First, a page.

On the rank list of ministries that have not fulfilled their obligations leads also the Ministry of Agriculture and Rural Development, which has failed to do at least seven important obligations in 2013, such as Draft Law on Food Safety, Draft Law on Olive Growing etc, while even the quality of some that were done is questionable. For example, the Parliament of Montenegro in December 2013 has adopted the Law on Organic Production, based on the Government proposal, while the same needed to be urgently changed already this year, in the first quarter, as stated in the Government Work Programme for 2014!
The Ministry of Interior follows, which among at least six important obligations, has not done the Draft Law on Amendments to the Law on Local Self-Government, while precisely 80% of the EU legislation is directly or indirectly related to the local level. Furthermore, the Draft Law on General Administrative Procedure, which should introduce a significant reform in administrative procedure, has not even come to the Parliament from this Ministry.
Although the EC expresses particular concern about corruption in urban and spatial planning, it was not enough for the Ministry of Sustainable Development and Tourism to perceive as its priority the issue of Draft Law on Amendments to the Law on Spatial Planning and Construction. Of course, in addition to absence of this legal text, this Ministry has, in 2014, transferred at least three more commitments. The Ministry of Justice, Ministry of Health, Ministry of Labor and Social Welfare, Ministry of Science and Ministry of Education, as well as the Ministry of Transport, Ministry of Human and Minority Rights and Ministry of Culture have started their work in 2014 with one to three key arrears. However, the fact is that there are legal texts that are not in the Government Work Plan for 2014, which were rejected by the Parliament, thus they too are included in negative result of individual ministries. For example, Draft Law on Amendments to the Law on Protector of Human Rights and Freedoms, which the Ministry of Human and Minority Rights has prepared, and thus “checked” its obligation, even though the same did not pass at parliamentary committees last week!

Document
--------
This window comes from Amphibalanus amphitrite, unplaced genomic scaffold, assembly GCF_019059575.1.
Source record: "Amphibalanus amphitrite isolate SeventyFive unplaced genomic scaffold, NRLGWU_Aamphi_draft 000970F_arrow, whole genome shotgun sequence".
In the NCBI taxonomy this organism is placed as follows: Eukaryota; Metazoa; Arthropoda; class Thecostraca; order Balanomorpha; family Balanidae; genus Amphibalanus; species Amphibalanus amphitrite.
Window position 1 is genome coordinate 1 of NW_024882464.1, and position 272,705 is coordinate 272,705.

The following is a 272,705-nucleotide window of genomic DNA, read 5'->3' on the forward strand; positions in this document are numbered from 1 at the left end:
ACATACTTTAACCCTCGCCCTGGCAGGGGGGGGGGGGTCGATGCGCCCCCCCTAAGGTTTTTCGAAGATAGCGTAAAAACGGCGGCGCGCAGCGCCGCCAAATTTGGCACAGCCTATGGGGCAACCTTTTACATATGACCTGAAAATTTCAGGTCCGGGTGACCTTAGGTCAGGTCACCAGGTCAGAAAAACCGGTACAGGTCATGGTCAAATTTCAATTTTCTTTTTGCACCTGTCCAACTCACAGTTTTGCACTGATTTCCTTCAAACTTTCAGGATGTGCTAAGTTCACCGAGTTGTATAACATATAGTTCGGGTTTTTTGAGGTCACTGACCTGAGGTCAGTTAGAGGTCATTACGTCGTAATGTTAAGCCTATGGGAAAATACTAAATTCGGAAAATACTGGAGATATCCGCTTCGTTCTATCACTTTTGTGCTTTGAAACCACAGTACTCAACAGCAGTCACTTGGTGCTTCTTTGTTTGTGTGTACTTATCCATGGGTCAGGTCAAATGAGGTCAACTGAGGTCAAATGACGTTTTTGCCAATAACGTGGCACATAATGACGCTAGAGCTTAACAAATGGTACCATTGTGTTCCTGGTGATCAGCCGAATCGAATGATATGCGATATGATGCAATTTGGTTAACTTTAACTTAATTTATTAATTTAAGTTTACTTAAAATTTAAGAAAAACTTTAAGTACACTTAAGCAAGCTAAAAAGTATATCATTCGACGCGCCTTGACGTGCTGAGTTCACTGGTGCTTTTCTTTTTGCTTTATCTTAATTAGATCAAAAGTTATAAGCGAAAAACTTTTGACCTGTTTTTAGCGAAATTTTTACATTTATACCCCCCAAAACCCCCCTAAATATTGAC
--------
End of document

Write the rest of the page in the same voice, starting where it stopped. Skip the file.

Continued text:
The CCE appeals for establishment of accountability system at the highest levels of Government so that responsibilities will be carried out in accordance with the Government Work Programme, and for objective assessment of possibilities for implementation of the same. It is obvious that such an assessment was not made in accordance with existing capacities of the Government, but there is also enough space to doubt existence of political will for reforms that carry sacrifices for decision-makers. The CCE notes that, in addition to this quantitative view, which is illustrative, it is the quality of legislation adopted and commitments implemented that is however far more concerning.
Svetlana Pešić, Programme Associate